Factors Associated with the Walking Ability of Hemiplegic Stroke Patients

Akira Matsuyama
2018 Open Journal of Nursing  
Gait disturbance due to motor paralysis affects activities of daily living and quality of life in patients with stroke. Thus, commencing walking training from the acute phase of recovery is essential. This study aimed to clarify the factors affecting the walking ability of hemiplegic stroke patients. Eighty hospitalized patients with a first chemic or hemorrhagic stroke within 1 year but not less than 1 month after stroke onset were included in this study. The dependent variable was walking
more » ... ble was walking ability (Functional Independence Measure [FIM] locomotion score), and the independent variables were spirituality (Spirituality Rating Scale-A [SRS-A]), amount of social support (Japanese version of the Abbreviated Multidimensional Scale of Perceived Social Support, frequency of family visit), stroke severity (National Institutes of Health Stroke Scale [NIHSS]), degree of motor paralysis (lower extremity Brunnstrom stage), the lower limb loading force of the affected and unaffected side, and age. Spearman's rank correlation coefficient and multiple regression analysis were performed. Multiple regression analysis showed that FIM locomotion score was associated with NIHSS (standard partial regression coefficient = −0.362, P < 0.001), the unaffected lower limb loading force (standard partial regression coefficient = 0.264, P < 0.001), lower extremity Brunnstrom stage (standard partial regression coefficient = 0.352, P < 0.001), and SRS-A (standard partial regression coefficient = 0.184, P < 0.011). From our findings, walking ability was affected by stroke severity and the degree of paralysis, the unaffected lower limb loading force, and the spirituality level in patients with stroke. Promoting walking ability in patients with stroke includes training the unaffected lower limb and heightening spirituality. Training of the unaffected lower limb should be performed at the bedside or on the bed by the patient or a bedside nurse. To heighten spirituality, nurses who care for patients with stroke are encouraged to practice active listening and to show sympathy as part of emotional support and spiritual care.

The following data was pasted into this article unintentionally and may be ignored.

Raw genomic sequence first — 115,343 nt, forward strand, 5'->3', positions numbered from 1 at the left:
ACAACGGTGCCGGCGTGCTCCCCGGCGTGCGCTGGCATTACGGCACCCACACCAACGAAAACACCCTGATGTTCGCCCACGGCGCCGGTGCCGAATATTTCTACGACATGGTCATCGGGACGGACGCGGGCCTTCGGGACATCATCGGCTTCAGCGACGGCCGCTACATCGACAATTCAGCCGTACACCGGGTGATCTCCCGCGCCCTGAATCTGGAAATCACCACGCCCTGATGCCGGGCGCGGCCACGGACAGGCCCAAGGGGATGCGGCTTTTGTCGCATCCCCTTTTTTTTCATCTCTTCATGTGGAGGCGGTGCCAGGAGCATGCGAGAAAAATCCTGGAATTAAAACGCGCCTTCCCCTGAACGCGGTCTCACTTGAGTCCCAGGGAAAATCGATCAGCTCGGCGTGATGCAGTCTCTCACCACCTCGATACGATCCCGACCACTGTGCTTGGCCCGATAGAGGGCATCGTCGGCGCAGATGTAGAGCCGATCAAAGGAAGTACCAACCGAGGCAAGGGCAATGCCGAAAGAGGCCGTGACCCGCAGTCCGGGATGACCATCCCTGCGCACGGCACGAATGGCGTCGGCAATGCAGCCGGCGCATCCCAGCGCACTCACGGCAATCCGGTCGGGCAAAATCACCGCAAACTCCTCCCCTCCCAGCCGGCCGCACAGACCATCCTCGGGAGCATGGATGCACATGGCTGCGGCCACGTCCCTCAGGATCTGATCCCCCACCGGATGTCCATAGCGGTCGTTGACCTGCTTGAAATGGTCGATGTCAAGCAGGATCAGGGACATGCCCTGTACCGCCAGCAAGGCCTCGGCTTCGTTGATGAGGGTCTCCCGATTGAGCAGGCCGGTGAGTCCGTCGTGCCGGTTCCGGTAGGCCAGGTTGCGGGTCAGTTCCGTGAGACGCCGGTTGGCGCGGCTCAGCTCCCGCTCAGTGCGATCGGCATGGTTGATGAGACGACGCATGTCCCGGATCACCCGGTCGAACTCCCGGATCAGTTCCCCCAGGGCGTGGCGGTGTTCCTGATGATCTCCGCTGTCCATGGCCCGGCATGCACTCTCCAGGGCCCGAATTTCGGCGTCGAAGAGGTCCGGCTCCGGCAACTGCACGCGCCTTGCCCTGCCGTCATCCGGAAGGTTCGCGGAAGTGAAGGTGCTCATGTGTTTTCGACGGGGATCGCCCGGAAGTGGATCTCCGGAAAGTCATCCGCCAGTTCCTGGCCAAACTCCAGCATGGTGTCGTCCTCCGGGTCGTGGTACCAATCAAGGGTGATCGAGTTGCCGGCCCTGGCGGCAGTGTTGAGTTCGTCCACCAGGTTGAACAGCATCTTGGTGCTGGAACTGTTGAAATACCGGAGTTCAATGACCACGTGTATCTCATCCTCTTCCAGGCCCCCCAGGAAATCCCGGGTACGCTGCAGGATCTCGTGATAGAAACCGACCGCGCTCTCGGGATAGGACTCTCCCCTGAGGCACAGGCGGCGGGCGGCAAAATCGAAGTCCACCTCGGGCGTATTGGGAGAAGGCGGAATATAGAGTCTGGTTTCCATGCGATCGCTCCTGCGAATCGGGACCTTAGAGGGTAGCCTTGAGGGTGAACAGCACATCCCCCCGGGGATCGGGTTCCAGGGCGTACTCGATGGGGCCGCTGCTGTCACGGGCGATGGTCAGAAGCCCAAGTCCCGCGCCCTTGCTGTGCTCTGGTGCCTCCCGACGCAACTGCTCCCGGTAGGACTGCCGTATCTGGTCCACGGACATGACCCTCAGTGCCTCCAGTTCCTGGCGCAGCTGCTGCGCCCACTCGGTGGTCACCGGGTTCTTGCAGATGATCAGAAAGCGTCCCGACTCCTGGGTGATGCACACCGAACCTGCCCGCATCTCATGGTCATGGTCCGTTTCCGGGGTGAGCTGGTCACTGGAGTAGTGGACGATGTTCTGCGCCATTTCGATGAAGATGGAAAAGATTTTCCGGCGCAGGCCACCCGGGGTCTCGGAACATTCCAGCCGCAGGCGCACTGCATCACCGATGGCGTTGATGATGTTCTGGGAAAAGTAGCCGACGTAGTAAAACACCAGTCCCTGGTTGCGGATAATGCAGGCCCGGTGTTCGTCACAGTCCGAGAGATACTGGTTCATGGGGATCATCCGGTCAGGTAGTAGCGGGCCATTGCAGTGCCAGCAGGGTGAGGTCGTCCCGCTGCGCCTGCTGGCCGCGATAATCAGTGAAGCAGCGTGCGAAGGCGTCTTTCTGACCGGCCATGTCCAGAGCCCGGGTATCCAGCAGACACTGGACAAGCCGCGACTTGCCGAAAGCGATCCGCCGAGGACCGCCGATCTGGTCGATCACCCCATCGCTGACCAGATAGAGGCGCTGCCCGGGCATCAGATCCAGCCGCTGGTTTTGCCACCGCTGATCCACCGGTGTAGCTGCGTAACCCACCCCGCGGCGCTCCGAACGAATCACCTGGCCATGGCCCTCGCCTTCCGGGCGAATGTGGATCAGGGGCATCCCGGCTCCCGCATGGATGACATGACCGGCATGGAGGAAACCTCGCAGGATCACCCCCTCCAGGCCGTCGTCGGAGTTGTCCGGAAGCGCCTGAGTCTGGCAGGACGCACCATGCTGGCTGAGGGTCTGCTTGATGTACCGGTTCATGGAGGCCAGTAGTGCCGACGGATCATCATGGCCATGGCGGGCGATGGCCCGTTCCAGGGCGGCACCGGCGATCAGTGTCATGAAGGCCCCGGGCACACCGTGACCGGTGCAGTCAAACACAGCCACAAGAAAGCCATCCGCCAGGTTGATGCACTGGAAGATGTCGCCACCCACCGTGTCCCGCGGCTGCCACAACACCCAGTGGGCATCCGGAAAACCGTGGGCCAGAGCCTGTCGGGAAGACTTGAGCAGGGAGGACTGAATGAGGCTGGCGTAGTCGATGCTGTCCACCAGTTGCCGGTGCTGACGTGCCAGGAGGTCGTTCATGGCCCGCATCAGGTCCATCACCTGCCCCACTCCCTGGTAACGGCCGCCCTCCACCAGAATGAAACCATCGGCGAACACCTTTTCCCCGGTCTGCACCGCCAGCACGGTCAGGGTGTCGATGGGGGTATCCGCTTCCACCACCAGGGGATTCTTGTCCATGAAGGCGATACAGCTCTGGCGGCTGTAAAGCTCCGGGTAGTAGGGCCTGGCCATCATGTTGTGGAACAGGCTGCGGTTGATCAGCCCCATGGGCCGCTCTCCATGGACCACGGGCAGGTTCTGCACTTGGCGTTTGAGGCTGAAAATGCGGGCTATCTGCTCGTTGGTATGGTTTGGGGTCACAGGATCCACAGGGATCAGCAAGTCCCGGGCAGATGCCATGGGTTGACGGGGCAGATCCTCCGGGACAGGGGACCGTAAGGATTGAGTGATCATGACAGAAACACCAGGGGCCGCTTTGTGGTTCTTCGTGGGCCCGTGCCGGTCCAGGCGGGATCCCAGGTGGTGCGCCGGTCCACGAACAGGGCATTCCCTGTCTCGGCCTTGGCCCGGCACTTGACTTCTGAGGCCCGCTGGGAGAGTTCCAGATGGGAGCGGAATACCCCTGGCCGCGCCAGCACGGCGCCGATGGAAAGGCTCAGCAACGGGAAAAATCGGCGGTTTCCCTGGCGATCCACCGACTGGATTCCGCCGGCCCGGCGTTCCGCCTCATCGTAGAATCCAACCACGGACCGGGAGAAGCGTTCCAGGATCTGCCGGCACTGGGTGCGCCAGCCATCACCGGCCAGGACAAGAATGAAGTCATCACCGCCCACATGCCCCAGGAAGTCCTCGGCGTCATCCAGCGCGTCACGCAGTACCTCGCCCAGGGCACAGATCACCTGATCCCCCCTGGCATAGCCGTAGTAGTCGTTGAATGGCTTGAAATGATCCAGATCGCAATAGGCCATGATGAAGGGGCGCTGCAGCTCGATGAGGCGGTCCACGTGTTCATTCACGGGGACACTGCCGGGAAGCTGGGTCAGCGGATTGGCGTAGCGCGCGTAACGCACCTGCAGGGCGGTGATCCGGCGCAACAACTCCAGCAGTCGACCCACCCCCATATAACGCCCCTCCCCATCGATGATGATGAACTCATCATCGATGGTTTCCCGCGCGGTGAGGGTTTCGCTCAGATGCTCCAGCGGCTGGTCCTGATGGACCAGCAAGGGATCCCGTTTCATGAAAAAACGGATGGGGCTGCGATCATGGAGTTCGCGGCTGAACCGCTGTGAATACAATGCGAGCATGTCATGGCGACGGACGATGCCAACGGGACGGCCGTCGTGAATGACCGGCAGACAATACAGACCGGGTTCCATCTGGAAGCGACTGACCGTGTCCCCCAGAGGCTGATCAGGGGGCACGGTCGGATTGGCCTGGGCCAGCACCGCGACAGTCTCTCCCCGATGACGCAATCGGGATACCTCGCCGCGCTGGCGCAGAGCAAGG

doi:10.4236/ojn.2018.81002 fatcat:ekp4i7ozb5fq3o6nz4a33nbiba